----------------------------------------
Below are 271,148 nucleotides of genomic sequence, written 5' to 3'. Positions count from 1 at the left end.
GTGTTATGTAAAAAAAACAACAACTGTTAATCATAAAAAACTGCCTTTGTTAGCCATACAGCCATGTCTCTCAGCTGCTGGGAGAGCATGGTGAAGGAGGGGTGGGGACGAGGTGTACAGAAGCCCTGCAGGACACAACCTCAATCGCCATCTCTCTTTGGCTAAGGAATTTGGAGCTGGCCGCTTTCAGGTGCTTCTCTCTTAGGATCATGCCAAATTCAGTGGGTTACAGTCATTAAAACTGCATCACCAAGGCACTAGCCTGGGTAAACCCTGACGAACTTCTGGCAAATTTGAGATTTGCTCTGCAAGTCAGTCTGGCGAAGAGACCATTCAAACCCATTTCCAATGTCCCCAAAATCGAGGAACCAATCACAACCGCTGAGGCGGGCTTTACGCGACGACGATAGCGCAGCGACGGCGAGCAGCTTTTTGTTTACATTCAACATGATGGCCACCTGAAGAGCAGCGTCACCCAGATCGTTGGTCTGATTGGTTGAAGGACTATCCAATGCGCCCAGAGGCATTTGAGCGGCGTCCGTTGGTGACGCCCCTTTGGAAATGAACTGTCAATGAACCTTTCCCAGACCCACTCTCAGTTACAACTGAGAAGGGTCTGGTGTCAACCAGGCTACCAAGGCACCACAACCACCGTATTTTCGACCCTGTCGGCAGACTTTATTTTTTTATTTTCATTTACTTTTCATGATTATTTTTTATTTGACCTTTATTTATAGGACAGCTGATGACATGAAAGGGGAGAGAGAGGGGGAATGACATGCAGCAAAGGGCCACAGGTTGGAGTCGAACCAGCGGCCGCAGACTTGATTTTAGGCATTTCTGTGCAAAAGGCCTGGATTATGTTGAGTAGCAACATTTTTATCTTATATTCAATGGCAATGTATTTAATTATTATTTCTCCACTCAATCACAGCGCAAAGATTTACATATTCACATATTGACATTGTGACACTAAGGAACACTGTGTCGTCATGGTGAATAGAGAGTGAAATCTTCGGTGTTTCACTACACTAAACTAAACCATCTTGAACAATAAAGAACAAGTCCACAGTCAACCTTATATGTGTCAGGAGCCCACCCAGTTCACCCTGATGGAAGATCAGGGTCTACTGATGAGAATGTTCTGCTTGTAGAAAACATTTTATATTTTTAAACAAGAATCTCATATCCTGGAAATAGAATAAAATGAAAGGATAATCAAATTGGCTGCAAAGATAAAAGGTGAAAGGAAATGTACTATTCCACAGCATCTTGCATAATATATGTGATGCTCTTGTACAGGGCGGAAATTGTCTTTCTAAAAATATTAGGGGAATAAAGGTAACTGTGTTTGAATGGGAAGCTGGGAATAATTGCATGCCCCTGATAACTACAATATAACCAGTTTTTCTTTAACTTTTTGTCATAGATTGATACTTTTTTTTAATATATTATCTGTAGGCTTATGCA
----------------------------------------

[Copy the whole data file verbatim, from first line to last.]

Below are 271,148 nucleotides of genomic sequence, written 5' to 3'. Positions count from 1 at the left end.
GTGTTATGTAAAAAAAACAACAACTGTTAATCATAAAAAACTGCCTTTGTTAGCCATACAGCCATGTCTCTCAGCTGCTGGGAGAGCATGGTGAAGGAGGGGTGGGGACGAGGTGTACAGAAGCCCTGCAGGACACAACCTCAATCGCCATCTCTCTTTGGCTAAGGAATTTGGAGCTGGCCGCTTTCAGGTGCTTCTCTCTTAGGATCATGCCAAATTCAGTGGGTTACAGTCATTAAAACTGCATCACCAAGGCACTAGCCTGGGTAAACCCTGACGAACTTCTGGCAAATTTGAGATTTGCTCTGCAAGTCAGTCTGGCGAAGAGACCATTCAAACCCATTTCCAATGTCCCCAAAATCGAGGAACCAATCACAACCGCTGAGGCGGGCTTTACGCGACGACGATAGCGCAGCGACGGCGAGCAGCTTTTTGTTTACATTCAACATGATGGCCACCTGAAGAGCAGCGTCACCCAGATCGTTGGTCTGATTGGTTGAAGGACTATCCAATGCGCCCAGAGGCATTTGAGCGGCGTCCGTTGGTGACGCCCCTTTGGAAATGAACTGTCAATGAACCTTTCCCAGACCCACTCTCAGTTACAACTGAGAAGGGTCTGGTGTCAACCAGGCTACCAAGGCACCACAACCACCGTATTTTCGACCCTGTCGGCAGACTTTATTTTTTTATTTTCATTTACTTTTCATGATTATTTTTTATTTGACCTTTATTTATAGGACAGCTGATGACATGAAAGGGGAGAGAGAGGGGGAATGACATGCAGCAAAGGGCCACAGGTTGGAGTCGAACCAGCGGCCGCAGACTTGATTTTAGGCATTTCTGTGCAAAAGGCCTGGATTATGTTGAGTAGCAACATTTTTATCTTATATTCAATGGCAATGTATTTAATTATTATTTCTCCACTCAATCACAGCGCAAAGATTTACATATTCACATATTGACATTGTGACACTAAGGAACACTGTGTCGTCATGGTGAATAGAGAGTGAAATCTTCGGTGTTTCACTACACTAAACTAAACCATCTTGAACAATAAAGAACAAGTCCACAGTCAACCTTATATGTGTCAGGAGCCCACCCAGTTCACCCTGATGGAAGATCAGGGTCTACTGATGAGAATGTTCTGCTTGTAGAAAACATTTTATATTTTTAAACAAGAATCTCATATCCTGGAAATAGAATAAAATGAAAGGATAATCAAATTGGCTGCAAAGATAAAAGGTGAAAGGAAATGTACTATTCCACAGCATCTTGCATAATATATGTGATGCTCTTGTACAGGGCGGAAATTGTCTTTCTAAAAATATTAGGGGAATAAAGGTAACTGTGTTTGAATGGGAAGCTGGGAATAATTGCATGCCCCTGATAACTACAATATAACCAGTTTTTCTTTAACTTTTTGTCATAGATTGATACTTTTTTTTAATATATTATCTGTAGGCTTATGCA